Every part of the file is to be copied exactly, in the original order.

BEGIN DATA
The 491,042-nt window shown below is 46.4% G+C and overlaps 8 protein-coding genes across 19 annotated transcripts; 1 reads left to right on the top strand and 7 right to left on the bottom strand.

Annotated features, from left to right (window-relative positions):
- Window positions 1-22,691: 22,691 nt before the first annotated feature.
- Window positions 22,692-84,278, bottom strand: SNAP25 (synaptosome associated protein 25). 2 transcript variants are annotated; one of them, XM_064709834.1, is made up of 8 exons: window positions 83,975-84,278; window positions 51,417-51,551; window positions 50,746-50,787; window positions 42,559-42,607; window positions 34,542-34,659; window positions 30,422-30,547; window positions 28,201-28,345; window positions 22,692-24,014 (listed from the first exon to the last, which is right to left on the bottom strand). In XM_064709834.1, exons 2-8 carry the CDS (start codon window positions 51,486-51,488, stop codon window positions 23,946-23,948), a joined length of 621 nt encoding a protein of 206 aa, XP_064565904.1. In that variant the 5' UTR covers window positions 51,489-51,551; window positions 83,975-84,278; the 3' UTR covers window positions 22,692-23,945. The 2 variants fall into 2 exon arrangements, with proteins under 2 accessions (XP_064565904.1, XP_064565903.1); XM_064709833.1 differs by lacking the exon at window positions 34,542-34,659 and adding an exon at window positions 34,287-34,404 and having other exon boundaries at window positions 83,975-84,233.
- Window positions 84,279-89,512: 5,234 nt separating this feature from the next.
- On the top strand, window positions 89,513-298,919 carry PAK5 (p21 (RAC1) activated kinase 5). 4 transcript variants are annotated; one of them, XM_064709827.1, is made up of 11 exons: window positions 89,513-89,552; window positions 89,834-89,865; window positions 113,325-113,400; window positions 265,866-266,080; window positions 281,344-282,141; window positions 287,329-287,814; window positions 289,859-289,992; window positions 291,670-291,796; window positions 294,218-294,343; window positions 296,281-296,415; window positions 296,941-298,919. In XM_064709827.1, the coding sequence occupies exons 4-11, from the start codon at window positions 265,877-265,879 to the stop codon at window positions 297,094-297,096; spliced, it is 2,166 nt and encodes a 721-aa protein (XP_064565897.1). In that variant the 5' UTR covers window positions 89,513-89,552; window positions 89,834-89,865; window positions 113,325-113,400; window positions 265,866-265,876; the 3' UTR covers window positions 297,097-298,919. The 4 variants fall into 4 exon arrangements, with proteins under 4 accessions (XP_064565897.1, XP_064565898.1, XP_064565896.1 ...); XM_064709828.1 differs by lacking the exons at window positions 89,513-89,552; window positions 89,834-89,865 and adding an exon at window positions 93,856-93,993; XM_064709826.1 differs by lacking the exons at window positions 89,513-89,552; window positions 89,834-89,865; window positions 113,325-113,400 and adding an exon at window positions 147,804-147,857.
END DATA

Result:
The 491,042-nt window shown below is 46.4% G+C and overlaps 8 protein-coding genes across 19 annotated transcripts; 1 reads left to right on the top strand and 7 right to left on the bottom strand.

Annotated features, from left to right (window-relative positions):
- Window positions 1-22,691: 22,691 nt before the first annotated feature.
- Window positions 22,692-84,278, bottom strand: SNAP25 (synaptosome associated protein 25). 2 transcript variants are annotated; one of them, XM_064709834.1, is made up of 8 exons: window positions 83,975-84,278; window positions 51,417-51,551; window positions 50,746-50,787; window positions 42,559-42,607; window positions 34,542-34,659; window positions 30,422-30,547; window positions 28,201-28,345; window positions 22,692-24,014 (listed from the first exon to the last, which is right to left on the bottom strand). In XM_064709834.1, exons 2-8 carry the CDS (start codon window positions 51,486-51,488, stop codon window positions 23,946-23,948), a joined length of 621 nt encoding a protein of 206 aa, XP_064565904.1. In that variant the 5' UTR covers window positions 51,489-51,551; window positions 83,975-84,278; the 3' UTR covers window positions 22,692-23,945. The 2 variants fall into 2 exon arrangements, with proteins under 2 accessions (XP_064565904.1, XP_064565903.1); XM_064709833.1 differs by lacking the exon at window positions 34,542-34,659 and adding an exon at window positions 34,287-34,404 and having other exon boundaries at window positions 83,975-84,233.
- Window positions 84,279-89,512: 5,234 nt separating this feature from the next.
- On the top strand, window positions 89,513-298,919 carry PAK5 (p21 (RAC1) activated kinase 5). 4 transcript variants are annotated; one of them, XM_064709827.1, is made up of 11 exons: window positions 89,513-89,552; window positions 89,834-89,865; window positions 113,325-113,400; window positions 265,866-266,080; window positions 281,344-282,141; window positions 287,329-287,814; window positions 289,859-289,992; window positions 291,670-291,796; window positions 294,218-294,343; window positions 296,281-296,415; window positions 296,941-298,919. In XM_064709827.1, the coding sequence occupies exons 4-11, from the start codon at window positions 265,877-265,879 to the stop codon at window positions 297,094-297,096; spliced, it is 2,166 nt and encodes a 721-aa protein (XP_064565897.1). In that variant the 5' UTR covers window positions 89,513-89,552; window positions 89,834-89,865; window positions 113,325-113,400; window positions 265,866-265,876; the 3' UTR covers window positions 297,097-298,919. The 4 variants fall into 4 exon arrangements, with proteins under 4 accessions (XP_064565897.1, XP_064565898.1, XP_064565896.1 ...); XM_064709828.1 differs by lacking the exons at window positions 89,513-89,552; window positions 89,834-89,865 and adding an exon at window positions 93,856-93,993; XM_064709826.1 differs by lacking the exons at window positions 89,513-89,552; window positions 89,834-89,865; window positions 113,325-113,400 and adding an exon at window positions 147,804-147,857.